CF: What were you working on prior to the Sfumato Nudes?
GK: I was working on a nude series, but it was very different from the Sfumato nudes, as I had become fascinated with the history of the nude in art and mythology. Leo Steinberg wrote one of my favorite books, The Sexuality of Christ in Renaissance Art and Modern Oblivion, which interprets symbolism in religious iconographies, such as gestures of dominance, like slung leg and chin chuck motifs. In nudes and nakedness, these gestures are especially loaded due to the evidentiality of sexual politics. Themes of dominance in art go back to the first naked representations of man and woman — before Adam and Eve, before Zeus in his many forms, perhaps even before the Venus of Willendorf.
CF: How do the Sfumato Nudes differ?
GK: With the Sfumato Nudes, I’m using a single light that comes from behind and wraps around the body, a complete reversal of traditional portraiture, which makes the tip of the nose the darkest because it’s furthest from the light source. In this sfumato light, the body becomes a topographical landscape that allows the spirit of the person to come through. My job is just to find the ideal moment.
CF: As “sfumato” suggests, the silhouettes of the bodies are softened by the light.
GK: That term, sfumato, originated with Da Vinci. It’s also based on the Italian word for smoking, “fumare,” but the archaic spelling included the “sf,” so that is where the painterly term comes from. I use it because I love the way the edges of the bodies disappear.
CF: There’s a pretty drastic difference between your earlier work and your current series. Is there a notable point where that shift occurred?
GK: I don’t strategize, I just find myself immersed in another project. I call my earliest works the Street Series and Qui Riposa. I went to the Philadelphia College of Art, now called the University of the Arts, and I won almost every award — drawing, printmaking, graphic design — but I never won for photography. So, I had to become a photographer. I also had to decide, as someone who has a keen sense of adventure, whether I wanted to pursue a life working in a studio or a life of travel. In the sixties, the burning question was: is photography art? I felt strongly that it was. Then, in 1963, I was awarded a Fulbright to go to Spain, which gave me the opportunity to work and travel.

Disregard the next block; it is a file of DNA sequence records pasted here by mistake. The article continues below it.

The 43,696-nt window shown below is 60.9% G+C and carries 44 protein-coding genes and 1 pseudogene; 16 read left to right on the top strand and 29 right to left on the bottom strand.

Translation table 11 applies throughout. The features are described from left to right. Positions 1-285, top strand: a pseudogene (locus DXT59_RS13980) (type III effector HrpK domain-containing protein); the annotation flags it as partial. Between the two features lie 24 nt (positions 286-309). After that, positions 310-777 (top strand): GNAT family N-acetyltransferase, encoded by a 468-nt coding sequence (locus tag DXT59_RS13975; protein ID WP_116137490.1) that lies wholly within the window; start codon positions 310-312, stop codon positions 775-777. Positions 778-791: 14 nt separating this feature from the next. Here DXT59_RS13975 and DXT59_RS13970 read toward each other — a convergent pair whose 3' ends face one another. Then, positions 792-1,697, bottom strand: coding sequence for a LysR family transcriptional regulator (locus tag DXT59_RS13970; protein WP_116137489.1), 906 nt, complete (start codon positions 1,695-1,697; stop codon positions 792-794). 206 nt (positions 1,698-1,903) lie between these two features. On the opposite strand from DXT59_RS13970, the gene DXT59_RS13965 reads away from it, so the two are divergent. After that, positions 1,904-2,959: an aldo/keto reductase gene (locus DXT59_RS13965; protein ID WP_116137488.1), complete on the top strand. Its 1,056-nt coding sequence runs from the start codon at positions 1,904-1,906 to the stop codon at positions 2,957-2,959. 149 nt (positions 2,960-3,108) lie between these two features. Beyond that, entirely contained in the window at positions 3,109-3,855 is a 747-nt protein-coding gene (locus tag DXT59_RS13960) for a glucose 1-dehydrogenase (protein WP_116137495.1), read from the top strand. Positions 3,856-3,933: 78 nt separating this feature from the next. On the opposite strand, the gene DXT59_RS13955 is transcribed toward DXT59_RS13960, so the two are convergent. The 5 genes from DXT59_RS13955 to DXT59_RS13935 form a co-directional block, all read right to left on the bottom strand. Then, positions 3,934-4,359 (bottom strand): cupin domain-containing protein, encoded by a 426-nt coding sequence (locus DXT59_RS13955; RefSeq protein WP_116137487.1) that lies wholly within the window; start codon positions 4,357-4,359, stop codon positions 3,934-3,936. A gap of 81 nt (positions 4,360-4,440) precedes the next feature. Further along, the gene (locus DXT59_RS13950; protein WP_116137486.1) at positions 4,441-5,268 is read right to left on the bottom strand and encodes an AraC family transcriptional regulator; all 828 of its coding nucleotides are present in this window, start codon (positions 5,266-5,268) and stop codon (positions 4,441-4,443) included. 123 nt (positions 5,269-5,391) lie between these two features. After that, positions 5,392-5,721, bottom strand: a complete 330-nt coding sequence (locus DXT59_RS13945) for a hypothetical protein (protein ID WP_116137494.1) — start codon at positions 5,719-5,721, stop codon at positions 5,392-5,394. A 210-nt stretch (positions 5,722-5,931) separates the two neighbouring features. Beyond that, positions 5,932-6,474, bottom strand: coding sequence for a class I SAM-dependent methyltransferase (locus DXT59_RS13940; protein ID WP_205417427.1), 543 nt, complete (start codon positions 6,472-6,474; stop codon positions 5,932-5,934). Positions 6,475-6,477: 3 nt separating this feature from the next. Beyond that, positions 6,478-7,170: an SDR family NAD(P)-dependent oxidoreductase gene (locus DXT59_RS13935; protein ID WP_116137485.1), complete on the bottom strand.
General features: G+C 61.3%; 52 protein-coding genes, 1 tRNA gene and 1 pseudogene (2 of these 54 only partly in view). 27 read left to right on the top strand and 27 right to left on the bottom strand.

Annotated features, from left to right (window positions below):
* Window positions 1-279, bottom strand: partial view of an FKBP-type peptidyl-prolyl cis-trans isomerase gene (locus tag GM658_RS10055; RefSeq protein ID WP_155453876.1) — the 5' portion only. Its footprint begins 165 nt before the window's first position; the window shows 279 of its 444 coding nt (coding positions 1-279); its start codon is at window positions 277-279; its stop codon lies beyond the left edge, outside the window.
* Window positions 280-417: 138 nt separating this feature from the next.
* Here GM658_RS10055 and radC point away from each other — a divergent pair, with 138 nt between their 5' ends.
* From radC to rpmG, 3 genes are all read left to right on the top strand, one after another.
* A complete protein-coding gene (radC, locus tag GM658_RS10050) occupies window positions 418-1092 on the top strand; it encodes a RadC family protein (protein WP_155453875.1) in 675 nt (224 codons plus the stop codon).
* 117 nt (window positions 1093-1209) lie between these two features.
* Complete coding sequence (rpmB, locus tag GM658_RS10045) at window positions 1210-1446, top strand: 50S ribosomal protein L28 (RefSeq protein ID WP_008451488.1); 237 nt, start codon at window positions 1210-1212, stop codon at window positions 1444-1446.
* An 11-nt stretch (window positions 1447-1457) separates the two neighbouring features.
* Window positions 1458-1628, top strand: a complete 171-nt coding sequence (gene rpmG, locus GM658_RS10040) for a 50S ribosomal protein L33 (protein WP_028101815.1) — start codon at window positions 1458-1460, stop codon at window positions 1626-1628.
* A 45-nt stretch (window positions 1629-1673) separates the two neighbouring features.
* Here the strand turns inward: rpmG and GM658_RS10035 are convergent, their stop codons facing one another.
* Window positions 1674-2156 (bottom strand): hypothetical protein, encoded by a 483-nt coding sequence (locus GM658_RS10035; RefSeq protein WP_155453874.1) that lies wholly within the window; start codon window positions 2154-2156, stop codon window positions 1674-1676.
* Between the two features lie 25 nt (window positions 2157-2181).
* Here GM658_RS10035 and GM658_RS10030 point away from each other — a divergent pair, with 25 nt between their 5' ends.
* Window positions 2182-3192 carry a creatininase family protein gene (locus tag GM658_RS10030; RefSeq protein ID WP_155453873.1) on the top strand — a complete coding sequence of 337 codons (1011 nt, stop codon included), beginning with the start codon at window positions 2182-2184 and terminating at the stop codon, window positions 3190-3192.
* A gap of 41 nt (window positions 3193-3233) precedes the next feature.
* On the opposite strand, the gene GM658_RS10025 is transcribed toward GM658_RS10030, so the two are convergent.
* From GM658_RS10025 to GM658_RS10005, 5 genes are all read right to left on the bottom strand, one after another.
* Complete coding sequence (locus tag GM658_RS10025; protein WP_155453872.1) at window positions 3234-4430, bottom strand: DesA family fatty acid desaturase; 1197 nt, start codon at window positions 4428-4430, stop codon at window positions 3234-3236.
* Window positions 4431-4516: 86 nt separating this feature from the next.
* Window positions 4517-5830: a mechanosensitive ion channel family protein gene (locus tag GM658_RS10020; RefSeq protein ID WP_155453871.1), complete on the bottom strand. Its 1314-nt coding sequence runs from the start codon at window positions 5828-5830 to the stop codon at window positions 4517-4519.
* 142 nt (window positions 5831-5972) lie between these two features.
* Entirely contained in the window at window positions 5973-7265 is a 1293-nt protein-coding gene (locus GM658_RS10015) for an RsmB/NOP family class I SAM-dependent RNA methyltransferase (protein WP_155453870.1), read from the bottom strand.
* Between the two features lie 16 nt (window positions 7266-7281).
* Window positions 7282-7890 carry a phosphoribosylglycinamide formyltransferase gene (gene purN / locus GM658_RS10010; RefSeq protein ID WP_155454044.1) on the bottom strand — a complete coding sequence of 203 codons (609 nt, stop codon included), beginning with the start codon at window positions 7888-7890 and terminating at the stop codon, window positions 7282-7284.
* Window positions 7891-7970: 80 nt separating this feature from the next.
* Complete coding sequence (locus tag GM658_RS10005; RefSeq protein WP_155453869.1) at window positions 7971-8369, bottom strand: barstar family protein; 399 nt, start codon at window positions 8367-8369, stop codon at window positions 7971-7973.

CF: The first Fulbright ever awarded to a photographer! What was it like to apply for and receive that?
GK: It was new territory. It was just thirty years earlier that Spain nearly sided with fascist Italy and Germany in WWII, and prior to that they’d gone through a terrible civil war, and there was a lot of poverty. So, I wrote a proposal that displayed my love for the work of Spanish artists, the unique quality of Spanish light, and the importance of using photography to document this particular time in Spain. Much of my earliest work was street photography in the south of Spain.
CF: What do you consider to be a seminal moment in your career?
GK: When John Szarkowski succeeded Edward Steichen as director of the photography department at the Museum of Modern Art in 1963, I was included in the first exhibition he curated, Five Unrelated Photographers. Ten years later he included my photograph, Death Flower, in his book Looking at Photographs: 100 Pictures from the Collection of the Museum of Modern Art. That put me on the map!